There is no evidence that Ross' employer singled her out and treated her differently than it would have treated a similarly situated heterosexual employee. Nor is there any evidence that the Department's decision to deny Ross' request for sick leave was motivated by discriminatory animus. Accordingly, the Board properly based its decision on an interpretation of the rule itself.


We conclude that the Board's interpretation of its rules was reasonable and that the regulatory definition of "immediate family" does not impermissibly discriminate against Ross by reason of her sexual orientation. The definition in the rule applies equally to heterosexual and homosexual employees and thus does not discriminate on the basis of sexual orientation.


A homosexual employee is not precluded from enjoying family sick leave benefits. He or she may take family sick leave to care for a son, daughter, mother, father, grandmother, grandfather, brother, sister, son-in-law, daughter-in-law, mother-in-law, father-in-law, brother-in-law, or sister-in- law.


The only portion of the definition of "immediate family" that arguably affects homosexuals differently is the language allowing an employee to take family sick leave to care for a husband or wife. This portion of the rule does not differentiate between heterosexual and homosexual employees but rather between married and unmarried employees.


Ross was not denied family sick leave benefits to care for her same- sex partner because she is homosexual. An unmarried heterosexual employee also would not be permitted to take family sick leave benefits to care for his or her unmarried opposite-sex partner. Thus, the rule does not treat homosexual employees and similarly situated heterosexual employees differently. See Hinman v. Department of Personnel Administration, 167 Cal.App.3d 516 (1985); Phillips v. Wisconsin Personnel Commission, 167 Wis.2d 205 (1992).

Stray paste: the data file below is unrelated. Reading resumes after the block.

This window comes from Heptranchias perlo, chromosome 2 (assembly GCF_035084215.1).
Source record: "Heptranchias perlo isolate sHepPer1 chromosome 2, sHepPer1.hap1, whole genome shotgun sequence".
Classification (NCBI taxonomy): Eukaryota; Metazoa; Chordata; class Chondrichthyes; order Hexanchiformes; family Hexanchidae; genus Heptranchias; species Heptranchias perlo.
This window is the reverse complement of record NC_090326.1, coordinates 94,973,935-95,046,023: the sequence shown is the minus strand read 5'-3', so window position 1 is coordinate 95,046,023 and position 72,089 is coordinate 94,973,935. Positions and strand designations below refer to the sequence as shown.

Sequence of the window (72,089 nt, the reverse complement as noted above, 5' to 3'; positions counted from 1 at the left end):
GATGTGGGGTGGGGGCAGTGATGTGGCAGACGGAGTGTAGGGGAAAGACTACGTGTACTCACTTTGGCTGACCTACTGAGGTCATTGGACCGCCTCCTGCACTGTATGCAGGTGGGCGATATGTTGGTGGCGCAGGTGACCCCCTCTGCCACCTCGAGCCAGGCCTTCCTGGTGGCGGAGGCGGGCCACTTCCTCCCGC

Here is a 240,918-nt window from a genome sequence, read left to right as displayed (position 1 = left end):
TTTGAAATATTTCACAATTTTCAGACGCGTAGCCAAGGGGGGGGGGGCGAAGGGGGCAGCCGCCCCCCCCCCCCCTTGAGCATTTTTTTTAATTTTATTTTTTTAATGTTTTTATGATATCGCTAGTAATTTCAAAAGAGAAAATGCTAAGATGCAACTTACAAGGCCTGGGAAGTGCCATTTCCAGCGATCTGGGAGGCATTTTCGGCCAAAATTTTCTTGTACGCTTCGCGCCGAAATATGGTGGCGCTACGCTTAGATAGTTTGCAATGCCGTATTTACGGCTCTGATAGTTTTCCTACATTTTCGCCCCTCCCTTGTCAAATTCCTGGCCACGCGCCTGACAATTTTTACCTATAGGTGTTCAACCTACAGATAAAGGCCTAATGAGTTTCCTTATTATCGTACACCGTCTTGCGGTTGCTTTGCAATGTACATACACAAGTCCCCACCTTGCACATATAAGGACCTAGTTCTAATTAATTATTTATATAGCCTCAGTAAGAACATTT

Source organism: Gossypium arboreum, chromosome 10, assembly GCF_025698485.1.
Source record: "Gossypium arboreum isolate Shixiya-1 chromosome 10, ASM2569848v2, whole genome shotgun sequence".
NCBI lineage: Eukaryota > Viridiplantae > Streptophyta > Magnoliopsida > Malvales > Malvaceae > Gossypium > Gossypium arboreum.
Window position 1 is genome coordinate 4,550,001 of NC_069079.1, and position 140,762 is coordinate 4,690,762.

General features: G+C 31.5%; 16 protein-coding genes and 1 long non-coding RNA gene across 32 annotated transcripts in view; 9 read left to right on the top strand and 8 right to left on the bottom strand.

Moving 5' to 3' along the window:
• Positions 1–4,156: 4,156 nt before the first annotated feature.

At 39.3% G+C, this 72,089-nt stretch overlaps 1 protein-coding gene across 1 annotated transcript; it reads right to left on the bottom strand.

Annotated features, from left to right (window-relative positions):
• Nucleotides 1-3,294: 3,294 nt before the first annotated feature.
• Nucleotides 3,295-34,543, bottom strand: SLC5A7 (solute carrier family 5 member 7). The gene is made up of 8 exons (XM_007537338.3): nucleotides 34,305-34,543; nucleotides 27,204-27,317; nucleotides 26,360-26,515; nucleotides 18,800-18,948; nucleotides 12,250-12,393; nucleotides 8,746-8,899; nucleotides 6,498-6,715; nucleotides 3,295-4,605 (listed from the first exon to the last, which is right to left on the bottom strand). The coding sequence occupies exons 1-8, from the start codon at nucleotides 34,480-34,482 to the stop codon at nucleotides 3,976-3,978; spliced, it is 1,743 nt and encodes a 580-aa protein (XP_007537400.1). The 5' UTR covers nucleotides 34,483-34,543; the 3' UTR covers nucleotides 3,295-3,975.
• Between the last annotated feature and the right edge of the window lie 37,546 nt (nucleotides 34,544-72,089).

In Hinman v. Department of Personnel Administration, supra, the plaintiff was a homosexual employee who challenged an administrative denial of dental benefits to his same-sex partner. His contention, like Ross' here, was that the state's definition of "family member" for determining eligibility for dental benefits improperly failed to include same-sex partners and that the denial of benefits ran athwart of the California Constitution and an executive order prohibiting employment discrimination based on sexual orientation in state government. We find the court's analysis both persuasive and apposite to the situation here:

Rather than discriminating on the basis of sexual orientation, therefore, the dental plans distinguish eligibility on the basis of marriage. There is no difference in the effect of the eligibility requirement on unmarried homosexual and unmarried heterosexual employees.

Thus, plaintiffs are not similarly situated to heterosexual state employees with spouses. They are similarly situated to other unmarried state employees. Unmarried employees are all given the same benefits; plaintiffs have not shown that unmarried homosexual employees are treated differently than unmarried heterosexual employees.